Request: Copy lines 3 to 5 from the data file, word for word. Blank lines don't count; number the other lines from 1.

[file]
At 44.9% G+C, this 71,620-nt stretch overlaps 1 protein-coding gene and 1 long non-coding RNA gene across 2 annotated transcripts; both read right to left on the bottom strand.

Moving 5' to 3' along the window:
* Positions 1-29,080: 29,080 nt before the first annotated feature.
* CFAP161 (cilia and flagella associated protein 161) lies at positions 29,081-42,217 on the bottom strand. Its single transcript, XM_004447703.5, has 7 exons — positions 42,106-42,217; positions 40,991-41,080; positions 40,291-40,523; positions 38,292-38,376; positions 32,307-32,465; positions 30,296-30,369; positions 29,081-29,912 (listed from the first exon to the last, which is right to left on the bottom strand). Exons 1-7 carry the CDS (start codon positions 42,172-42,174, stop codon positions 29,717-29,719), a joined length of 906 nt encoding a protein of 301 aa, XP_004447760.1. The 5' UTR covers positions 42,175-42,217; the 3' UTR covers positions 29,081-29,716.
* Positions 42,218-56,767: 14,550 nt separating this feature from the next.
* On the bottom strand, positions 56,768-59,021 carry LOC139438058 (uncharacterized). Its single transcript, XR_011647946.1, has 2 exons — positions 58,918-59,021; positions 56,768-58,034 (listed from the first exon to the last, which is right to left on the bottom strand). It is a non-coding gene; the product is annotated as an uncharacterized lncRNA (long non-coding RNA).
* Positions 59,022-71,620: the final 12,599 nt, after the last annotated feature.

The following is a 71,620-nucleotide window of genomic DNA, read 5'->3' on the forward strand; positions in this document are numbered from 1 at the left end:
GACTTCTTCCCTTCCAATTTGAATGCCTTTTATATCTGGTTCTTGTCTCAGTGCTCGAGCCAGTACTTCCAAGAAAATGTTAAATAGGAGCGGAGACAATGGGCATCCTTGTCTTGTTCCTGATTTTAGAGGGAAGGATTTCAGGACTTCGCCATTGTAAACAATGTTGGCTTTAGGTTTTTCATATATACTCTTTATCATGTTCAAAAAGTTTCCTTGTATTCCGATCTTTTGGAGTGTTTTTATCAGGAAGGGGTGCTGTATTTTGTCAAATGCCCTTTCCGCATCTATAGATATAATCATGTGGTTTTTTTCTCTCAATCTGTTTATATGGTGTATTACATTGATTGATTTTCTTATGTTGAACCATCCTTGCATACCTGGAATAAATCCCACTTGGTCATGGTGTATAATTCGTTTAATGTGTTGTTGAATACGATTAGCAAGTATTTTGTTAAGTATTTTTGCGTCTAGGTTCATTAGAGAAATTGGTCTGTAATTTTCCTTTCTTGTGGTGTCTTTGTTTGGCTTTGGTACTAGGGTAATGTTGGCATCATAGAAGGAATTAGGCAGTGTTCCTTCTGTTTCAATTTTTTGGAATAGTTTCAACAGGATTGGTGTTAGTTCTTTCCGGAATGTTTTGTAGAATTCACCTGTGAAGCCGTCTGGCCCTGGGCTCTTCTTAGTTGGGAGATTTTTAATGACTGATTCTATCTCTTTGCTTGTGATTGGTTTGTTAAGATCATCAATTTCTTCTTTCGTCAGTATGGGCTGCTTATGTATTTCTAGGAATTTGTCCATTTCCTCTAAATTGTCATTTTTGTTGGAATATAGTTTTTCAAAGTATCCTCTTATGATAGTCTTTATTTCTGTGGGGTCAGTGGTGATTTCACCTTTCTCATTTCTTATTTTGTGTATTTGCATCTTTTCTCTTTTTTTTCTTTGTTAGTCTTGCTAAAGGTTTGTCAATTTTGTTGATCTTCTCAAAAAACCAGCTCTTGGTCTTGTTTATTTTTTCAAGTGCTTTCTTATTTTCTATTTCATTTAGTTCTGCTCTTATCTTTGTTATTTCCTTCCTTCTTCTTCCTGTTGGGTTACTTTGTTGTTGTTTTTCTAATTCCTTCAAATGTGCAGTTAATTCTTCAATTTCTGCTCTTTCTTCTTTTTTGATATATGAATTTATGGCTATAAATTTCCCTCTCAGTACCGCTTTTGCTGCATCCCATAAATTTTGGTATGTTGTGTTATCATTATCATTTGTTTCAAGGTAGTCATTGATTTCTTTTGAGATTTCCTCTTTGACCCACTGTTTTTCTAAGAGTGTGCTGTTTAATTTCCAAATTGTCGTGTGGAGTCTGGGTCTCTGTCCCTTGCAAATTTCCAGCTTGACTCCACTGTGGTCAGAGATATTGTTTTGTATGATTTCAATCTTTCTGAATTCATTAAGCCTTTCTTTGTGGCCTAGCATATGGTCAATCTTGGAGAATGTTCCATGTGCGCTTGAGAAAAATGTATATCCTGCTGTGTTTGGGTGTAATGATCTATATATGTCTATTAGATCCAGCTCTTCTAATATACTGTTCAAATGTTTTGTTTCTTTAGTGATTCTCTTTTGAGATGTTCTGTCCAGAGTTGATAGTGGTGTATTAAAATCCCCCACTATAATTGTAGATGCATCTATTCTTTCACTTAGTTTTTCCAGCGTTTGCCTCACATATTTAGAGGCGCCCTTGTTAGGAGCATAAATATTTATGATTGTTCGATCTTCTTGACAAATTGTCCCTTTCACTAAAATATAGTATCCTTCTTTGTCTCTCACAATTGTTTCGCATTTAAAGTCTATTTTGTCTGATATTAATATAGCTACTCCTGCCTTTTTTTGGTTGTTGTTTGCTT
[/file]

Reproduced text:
* Positions 1-29,080: 29,080 nt before the first annotated feature.
* CFAP161 (cilia and flagella associated protein 161) lies at positions 29,081-42,217 on the bottom strand. Its single transcript, XM_004447703.5, has 7 exons — positions 42,106-42,217; positions 40,991-41,080; positions 40,291-40,523; positions 38,292-38,376; positions 32,307-32,465; positions 30,296-30,369; positions 29,081-29,912 (listed from the first exon to the last, which is right to left on the bottom strand). Exons 1-7 carry the CDS (start codon positions 42,172-42,174, stop codon positions 29,717-29,719), a joined length of 906 nt encoding a protein of 301 aa, XP_004447760.1. The 5' UTR covers positions 42,175-42,217; the 3' UTR covers positions 29,081-29,716.
* Positions 42,218-56,767: 14,550 nt separating this feature from the next.